About Alternatives

The severe market downturns of 2000-2002 and 2008 have brought increased attention to the risk and return characteristics of alternative investments. Alternative investments are not new — some have their roots going back many decades. However, what is new is the heightened awareness of what they can add to an investment portfolio, as well as the increased number of products in the marketplace allowing accessibility among a wider range of investors.

Alternative investments can be broadly defined as those that are not traditional investments such as stocks, bonds, or cash equivalents like CDs or money markets. Types of investments that fall into the category of alternatives include hedge funds and managed futures — to name just two.

Alternative Investments can have several attractive characteristics. Two examples are: 

Return opportunities regardless
of overall market direction 
Potential to reduce portfolio volatility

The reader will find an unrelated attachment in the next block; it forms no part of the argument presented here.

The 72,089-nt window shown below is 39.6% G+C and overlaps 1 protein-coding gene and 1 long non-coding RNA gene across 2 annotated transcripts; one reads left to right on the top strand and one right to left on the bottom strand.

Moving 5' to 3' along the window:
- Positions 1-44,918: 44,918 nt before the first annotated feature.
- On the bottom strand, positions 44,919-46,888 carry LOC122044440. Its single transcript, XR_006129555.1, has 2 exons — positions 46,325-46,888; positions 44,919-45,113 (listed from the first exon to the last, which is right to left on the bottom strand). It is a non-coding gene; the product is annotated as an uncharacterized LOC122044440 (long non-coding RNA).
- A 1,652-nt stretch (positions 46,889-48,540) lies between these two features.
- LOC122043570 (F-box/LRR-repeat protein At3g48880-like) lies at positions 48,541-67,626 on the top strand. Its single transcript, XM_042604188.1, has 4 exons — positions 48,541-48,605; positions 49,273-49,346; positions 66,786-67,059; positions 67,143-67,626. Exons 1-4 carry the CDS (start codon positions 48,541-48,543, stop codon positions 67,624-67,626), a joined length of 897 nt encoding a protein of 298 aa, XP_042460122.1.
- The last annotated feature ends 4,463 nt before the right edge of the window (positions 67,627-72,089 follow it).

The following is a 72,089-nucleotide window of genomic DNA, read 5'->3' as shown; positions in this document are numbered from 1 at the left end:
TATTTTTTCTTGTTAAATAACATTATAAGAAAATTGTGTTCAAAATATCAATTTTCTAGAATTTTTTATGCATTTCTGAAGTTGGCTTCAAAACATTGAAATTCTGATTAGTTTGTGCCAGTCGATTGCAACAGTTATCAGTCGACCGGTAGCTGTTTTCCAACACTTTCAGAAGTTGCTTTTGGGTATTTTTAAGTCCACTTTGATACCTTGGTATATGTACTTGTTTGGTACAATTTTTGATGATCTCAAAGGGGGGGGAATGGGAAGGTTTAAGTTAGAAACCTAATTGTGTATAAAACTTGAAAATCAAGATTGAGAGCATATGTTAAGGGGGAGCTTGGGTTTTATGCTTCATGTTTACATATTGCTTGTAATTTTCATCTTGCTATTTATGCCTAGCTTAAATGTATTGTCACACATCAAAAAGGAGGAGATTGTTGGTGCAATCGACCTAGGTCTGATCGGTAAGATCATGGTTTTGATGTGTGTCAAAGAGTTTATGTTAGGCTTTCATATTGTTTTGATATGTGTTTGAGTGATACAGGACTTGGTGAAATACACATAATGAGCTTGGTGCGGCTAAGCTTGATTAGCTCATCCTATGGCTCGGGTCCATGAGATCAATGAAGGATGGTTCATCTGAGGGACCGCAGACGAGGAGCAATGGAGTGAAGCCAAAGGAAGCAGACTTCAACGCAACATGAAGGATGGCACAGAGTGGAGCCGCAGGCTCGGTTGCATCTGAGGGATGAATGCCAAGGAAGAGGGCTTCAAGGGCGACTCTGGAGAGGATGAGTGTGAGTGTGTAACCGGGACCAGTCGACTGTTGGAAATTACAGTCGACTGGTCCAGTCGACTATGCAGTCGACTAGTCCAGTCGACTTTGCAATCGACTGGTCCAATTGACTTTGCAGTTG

via non-correlated returns
  • Traditional investments like stocks and bonds are generally reliant on rising markets to profit.
  • Alternative investments can pursue returns in both rising and falling markets.
  • The pursuit of returns in both bull and bear markets is commonly referred to as seeking "absolute returns". Keep in mind that absolute return investments are not intended to outperform stocks and bonds during strong market rallies.
  • The returns of many alternative investments have historically shown little to no correlation to traditional stock and bond investments over the long term.
  • Non-correlated assets may reduce portfolio volatility during difficult market periods.


 Learn more about Types of Alternatives

 See Glossary of Terms for definitions